That image you have of dog sledding, with the hardy Alaskan bundled in fur riding a clattering sled pulled by huskies? Try this instead: a fit young woman furiously pedaling a mountain bike, riding through the woods while tethered to a dog.
It’s called bikejoring, and it’s a form of dog-mushing done on dry land. It’s one of two events – the other is canicross, a cross-country run with a dog tethered to your waist – that Penn State Behrend student Emily Ferrans competes in with her dog, Marge.
“We work together,” said Ferrans, a sophomore from Cranberry Township. “People sometimes assume the dog is doing all the work, but that is definitely not the case, especially in dryland events.”
Ferrans – along with Marge – represented Team USA at the 2019 IFSS Dryland Sled Dog World Championships, which were held in Sweden. They competed against teams from more than two dozen countries. They didn’t win, but Ferrans learned a great deal from the experience.
“In the U.S., Marge and I dominate our events,” Ferrans said, “but it was different in an international setting. The Nordic teams are very athletic, and their dogs are a different breed: They run Greysters, which are a German shorthaired pointer and greyhound mix bred for sprint racing. It was humbling and awesome to even be on the trails with them.”
As a teen, Ferrans tried her first trail runs with a different dog – Duchess, a high-energy mutt that lived with her family.
“My dad is a commercial pilot,” Ferrans said. “He was in Sweden and saw dogs pulling skiers, and he wondered if that was something we could do with Duchess. He began researching different types of dog mushing, and Duchess took right to it. We ran her for years.”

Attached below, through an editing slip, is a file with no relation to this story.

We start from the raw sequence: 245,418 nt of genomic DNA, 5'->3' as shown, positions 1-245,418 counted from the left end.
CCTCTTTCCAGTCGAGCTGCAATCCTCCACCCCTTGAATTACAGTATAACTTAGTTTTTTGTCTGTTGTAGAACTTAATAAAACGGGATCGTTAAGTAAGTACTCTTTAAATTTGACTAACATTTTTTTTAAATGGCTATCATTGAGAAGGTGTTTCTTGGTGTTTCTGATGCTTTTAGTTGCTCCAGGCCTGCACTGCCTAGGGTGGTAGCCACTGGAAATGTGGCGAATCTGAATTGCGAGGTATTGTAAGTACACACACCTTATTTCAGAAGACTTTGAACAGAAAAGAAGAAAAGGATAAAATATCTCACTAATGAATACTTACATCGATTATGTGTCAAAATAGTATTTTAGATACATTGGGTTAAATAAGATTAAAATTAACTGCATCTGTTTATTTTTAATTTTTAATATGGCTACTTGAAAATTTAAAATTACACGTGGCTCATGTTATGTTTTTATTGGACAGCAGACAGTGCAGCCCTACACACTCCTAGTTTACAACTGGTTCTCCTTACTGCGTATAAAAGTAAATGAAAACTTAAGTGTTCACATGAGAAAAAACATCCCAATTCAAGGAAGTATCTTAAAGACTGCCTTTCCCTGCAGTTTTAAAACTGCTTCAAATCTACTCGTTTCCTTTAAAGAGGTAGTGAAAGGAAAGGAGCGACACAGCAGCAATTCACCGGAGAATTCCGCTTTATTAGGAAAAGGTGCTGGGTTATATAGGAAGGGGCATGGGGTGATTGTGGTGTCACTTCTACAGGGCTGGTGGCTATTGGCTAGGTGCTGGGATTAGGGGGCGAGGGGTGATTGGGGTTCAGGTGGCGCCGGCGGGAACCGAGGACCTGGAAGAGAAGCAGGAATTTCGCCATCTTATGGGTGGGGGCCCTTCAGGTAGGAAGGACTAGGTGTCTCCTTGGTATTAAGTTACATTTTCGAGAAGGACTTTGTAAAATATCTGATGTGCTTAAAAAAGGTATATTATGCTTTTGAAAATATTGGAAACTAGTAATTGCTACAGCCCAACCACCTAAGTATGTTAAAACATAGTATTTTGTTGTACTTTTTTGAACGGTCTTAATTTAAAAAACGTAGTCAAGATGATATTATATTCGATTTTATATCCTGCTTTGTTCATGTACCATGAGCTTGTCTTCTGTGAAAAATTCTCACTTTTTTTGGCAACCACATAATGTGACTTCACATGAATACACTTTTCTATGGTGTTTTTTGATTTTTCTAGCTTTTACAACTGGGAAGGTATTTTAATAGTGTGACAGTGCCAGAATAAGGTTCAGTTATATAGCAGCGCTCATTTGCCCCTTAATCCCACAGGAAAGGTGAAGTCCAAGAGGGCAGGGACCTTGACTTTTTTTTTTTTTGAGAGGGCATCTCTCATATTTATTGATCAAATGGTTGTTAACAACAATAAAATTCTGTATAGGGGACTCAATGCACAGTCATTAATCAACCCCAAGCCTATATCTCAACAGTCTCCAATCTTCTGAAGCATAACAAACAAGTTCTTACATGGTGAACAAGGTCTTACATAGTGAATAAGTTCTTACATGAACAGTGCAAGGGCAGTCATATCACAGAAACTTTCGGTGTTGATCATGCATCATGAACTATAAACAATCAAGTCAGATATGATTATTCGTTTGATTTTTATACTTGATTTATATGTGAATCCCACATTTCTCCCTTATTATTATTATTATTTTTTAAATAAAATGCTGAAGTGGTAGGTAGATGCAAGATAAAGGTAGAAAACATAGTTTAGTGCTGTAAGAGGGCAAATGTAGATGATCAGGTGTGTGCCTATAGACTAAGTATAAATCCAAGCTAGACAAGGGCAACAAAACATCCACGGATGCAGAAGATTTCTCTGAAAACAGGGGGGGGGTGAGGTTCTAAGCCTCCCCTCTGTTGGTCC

Ferrans began dog mushing when she was 13. She got Marge, her first official sled dog, at age 15.
Penn State Behrend student Emily Ferrans competes in a bikejoring race with her dog, Marge.
“Marge was 5 and already trained when I got her,” she said. “She is a Eurohound, which is a pointer-Alaskan husky cross-bred specifically for sprint races of less than five miles. These types of dogs have the drive and pulling instinct of the husky, but the intelligence, sleekness and shorter coat of the pointer, which is better for the warmer temperatures of dryland racing.”
Marge reached the pinnacle of her racing career in Sweden. At almost 9 years old, it’s time for her to slow down a little.
“She’ll be living the good life at home with my parents,” Ferrans said. “I will still be doing a handful of fun races with her, but without any pressure. She’ll probably retire fully in a few years.”
Ferrans, a marketing major, plans to continue in the sport, but she won’t get another racing dog until she graduates.
Until then, she’ll stay in shape, running hills as a member of Penn State Behrend’s track and cross-country teams. “Dryland mushing has a lot of hills, much like a cross-country course,” she said.
She runs faster with Marge.
“Running with a canicross dog can definitely be more painful and physically demanding,” she said, “but the result is a much faster time than I could ever achieve on my own. A well-trained dog can take one or two minutes off your mile time. The challenge is learning to go with the dog and maintaining good form at a much higher speed.”
She runs nearly every day, but she limits her canicross runs with Marge to once a month.
“Canicross puts a lot of stress on the body, and it can lead to injury if you aren’t careful,” she said. “However, I can say canicross has made me a much better runner. It exposes my legs and lungs to speeds that would otherwise not be attainable, and that muscle memory and foot speed is a tremendous help during cross-country and track.”